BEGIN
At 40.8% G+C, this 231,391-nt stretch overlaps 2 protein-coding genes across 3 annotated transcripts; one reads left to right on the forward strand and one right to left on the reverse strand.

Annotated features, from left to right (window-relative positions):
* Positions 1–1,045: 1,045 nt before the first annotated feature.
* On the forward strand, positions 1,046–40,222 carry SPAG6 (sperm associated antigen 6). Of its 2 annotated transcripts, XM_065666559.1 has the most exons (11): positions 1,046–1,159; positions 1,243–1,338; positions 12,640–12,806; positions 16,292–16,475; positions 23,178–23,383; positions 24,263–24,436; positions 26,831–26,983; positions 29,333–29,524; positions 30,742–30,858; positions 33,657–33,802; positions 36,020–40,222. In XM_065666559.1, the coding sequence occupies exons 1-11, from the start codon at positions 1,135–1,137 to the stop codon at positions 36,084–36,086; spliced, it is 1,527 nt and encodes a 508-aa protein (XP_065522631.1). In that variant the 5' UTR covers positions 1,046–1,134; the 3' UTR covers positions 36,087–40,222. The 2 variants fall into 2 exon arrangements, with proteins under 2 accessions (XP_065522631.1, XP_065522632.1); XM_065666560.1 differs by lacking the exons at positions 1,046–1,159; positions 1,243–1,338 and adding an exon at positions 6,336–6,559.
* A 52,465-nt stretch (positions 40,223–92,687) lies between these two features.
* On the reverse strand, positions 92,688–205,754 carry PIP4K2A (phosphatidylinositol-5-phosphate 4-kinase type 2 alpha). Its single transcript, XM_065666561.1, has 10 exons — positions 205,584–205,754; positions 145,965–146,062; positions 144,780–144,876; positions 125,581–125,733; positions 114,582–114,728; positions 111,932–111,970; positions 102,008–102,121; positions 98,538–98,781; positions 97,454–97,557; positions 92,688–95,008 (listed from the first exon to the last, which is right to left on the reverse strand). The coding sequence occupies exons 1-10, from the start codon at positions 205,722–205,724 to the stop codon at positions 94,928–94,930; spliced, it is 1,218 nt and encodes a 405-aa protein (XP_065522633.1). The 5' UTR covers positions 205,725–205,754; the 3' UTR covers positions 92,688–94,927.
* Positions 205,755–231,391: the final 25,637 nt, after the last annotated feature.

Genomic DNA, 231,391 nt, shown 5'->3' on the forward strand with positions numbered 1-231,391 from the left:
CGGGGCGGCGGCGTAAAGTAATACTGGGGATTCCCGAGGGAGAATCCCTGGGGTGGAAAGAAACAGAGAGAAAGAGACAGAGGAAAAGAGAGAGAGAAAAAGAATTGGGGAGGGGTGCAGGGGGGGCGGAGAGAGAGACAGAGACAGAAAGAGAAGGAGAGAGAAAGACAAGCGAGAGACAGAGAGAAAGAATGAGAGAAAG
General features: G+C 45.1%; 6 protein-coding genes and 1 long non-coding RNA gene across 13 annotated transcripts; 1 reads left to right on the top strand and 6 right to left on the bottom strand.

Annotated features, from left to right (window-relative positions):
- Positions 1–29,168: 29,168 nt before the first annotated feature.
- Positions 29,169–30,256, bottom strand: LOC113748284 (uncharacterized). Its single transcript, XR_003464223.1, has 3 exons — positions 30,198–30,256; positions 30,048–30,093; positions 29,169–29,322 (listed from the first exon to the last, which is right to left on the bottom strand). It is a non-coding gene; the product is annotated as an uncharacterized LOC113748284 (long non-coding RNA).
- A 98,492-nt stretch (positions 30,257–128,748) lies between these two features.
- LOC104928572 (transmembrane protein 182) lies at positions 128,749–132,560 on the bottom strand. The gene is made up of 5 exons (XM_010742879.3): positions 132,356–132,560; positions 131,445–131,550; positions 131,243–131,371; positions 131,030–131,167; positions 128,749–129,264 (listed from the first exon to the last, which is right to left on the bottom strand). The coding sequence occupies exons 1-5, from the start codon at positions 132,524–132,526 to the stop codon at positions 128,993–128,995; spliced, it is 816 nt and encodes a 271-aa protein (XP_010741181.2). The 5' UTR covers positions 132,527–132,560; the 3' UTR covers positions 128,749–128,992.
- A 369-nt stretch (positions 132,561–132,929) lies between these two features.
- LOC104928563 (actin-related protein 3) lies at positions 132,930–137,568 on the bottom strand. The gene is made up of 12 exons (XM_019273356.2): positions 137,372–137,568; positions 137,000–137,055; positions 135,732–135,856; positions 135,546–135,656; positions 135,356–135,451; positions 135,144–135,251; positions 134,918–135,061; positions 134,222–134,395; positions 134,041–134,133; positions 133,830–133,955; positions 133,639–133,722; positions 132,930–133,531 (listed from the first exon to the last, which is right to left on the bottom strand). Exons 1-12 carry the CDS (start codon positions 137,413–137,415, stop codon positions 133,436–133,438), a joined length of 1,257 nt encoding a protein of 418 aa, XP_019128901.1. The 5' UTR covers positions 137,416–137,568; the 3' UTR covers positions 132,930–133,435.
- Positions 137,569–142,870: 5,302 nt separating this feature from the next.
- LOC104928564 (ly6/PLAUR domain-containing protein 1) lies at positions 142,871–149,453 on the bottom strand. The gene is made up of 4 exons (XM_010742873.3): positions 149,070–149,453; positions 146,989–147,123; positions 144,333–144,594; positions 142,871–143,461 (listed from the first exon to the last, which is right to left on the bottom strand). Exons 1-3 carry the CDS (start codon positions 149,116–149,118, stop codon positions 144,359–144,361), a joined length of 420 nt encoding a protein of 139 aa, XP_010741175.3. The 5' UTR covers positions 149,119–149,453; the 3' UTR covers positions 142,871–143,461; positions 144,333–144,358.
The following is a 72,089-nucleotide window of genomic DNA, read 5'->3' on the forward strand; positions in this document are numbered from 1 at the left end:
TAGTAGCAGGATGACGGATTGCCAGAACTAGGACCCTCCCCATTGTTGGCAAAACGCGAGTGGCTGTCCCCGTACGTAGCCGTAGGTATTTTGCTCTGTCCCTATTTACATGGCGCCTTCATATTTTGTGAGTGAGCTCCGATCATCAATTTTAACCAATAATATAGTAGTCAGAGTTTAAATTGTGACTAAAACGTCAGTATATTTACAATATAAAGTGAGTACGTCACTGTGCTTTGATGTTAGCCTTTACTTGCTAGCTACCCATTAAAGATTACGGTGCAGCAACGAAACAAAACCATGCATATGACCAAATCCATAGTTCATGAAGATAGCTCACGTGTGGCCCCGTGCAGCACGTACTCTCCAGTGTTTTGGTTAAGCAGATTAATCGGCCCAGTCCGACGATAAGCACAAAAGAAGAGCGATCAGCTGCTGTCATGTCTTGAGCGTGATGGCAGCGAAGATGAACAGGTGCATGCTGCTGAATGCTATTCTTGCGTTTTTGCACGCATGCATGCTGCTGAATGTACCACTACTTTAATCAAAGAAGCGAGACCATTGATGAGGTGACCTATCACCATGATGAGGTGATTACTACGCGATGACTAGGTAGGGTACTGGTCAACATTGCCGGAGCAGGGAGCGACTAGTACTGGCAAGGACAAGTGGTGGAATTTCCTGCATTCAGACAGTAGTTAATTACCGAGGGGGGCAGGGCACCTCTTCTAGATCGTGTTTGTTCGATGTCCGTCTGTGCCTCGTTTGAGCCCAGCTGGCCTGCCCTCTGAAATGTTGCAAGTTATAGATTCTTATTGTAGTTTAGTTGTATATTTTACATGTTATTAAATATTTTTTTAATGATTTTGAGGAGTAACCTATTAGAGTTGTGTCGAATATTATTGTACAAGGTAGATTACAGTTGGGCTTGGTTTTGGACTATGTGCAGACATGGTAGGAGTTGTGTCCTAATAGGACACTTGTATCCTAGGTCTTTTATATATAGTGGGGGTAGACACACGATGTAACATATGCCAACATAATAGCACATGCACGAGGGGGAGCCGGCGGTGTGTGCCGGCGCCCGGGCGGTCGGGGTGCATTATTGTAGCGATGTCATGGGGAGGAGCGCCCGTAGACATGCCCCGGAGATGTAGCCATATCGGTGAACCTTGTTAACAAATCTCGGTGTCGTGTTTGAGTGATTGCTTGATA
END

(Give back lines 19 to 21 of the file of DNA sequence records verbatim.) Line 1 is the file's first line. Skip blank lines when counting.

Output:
- LOC104928564 (ly6/PLAUR domain-containing protein 1) lies at positions 142,871–149,453 on the bottom strand. The gene is made up of 4 exons (XM_010742873.3): positions 149,070–149,453; positions 146,989–147,123; positions 144,333–144,594; positions 142,871–143,461 (listed from the first exon to the last, which is right to left on the bottom strand). Exons 1-3 carry the CDS (start codon positions 149,116–149,118, stop codon positions 144,359–144,361), a joined length of 420 nt encoding a protein of 139 aa, XP_010741175.3. The 5' UTR covers positions 149,119–149,453; the 3' UTR covers positions 142,871–143,461; positions 144,333–144,358.
The following is a 72,089-nucleotide window of genomic DNA, read 5'->3' on the forward strand; positions in this document are numbered from 1 at the left end:
TAGTAGCAGGATGACGGATTGCCAGAACTAGGACCCTCCCCATTGTTGGCAAAACGCGAGTGGCTGTCCCCGTACGTAGCCGTAGGTATTTTGCTCTGTCCCTATTTACATGGCGCCTTCATATTTTGTGAGTGAGCTCCGATCATCAATTTTAACCAATAATATAGTAGTCAGAGTTTAAATTGTGACTAAAACGTCAGTATATTTACAATATAAAGTGAGTACGTCACTGTGCTTTGATGTTAGCCTTTACTTGCTAGCTACCCATTAAAGATTACGGTGCAGCAACGAAACAAAACCATGCATATGACCAAATCCATAGTTCATGAAGATAGCTCACGTGTGGCCCCGTGCAGCACGTACTCTCCAGTGTTTTGGTTAAGCAGATTAATCGGCCCAGTCCGACGATAAGCACAAAAGAAGAGCGATCAGCTGCTGTCATGTCTTGAGCGTGATGGCAGCGAAGATGAACAGGTGCATGCTGCTGAATGCTATTCTTGCGTTTTTGCACGCATGCATGCTGCTGAATGTACCACTACTTTAATCAAAGAAGCGAGACCATTGATGAGGTGACCTATCACCATGATGAGGTGATTACTACGCGATGACTAGGTAGGGTACTGGTCAACATTGCCGGAGCAGGGAGCGACTAGTACTGGCAAGGACAAGTGGTGGAATTTCCTGCATTCAGACAGTAGTTAATTACCGAGGGGGGCAGGGCACCTCTTCTAGATCGTGTTTGTTCGATGTCCGTCTGTGCCTCGTTTGAGCCCAGCTGGCCTGCCCTCTGAAATGTTGCAAGTTATAGATTCTTATTGTAGTTTAGTTGTATATTTTACATGTTATTAAATATTTTTTTAATGATTTTGAGGAGTAACCTATTAGAGTTGTGTCGAATATTATTGTACAAGGTAGATTACAGTTGGGCTTGGTTTTGGACTATGTGCAGACATGGTAGGAGTTGTGTCCTAATAGGACACTTGTATCCTAGGTCTTTTATATATAGTGGGGGTAGACACACGATGTAACATATGCCAACATAATAGCACATGCACGAGGGGGAGCCGGCGGTGTGTGCCGGCGCCCGGGCGGTCGGGGTGCATTATTGTAGCGATGTCATGGGGAGGAGCGCCCGTAGACATGCCCCGGAGATGTAGCCATATCGGTGAACCTTGTTAACAAATCTCGGTGTCGTGTTTGAGTGATTGCTTGATA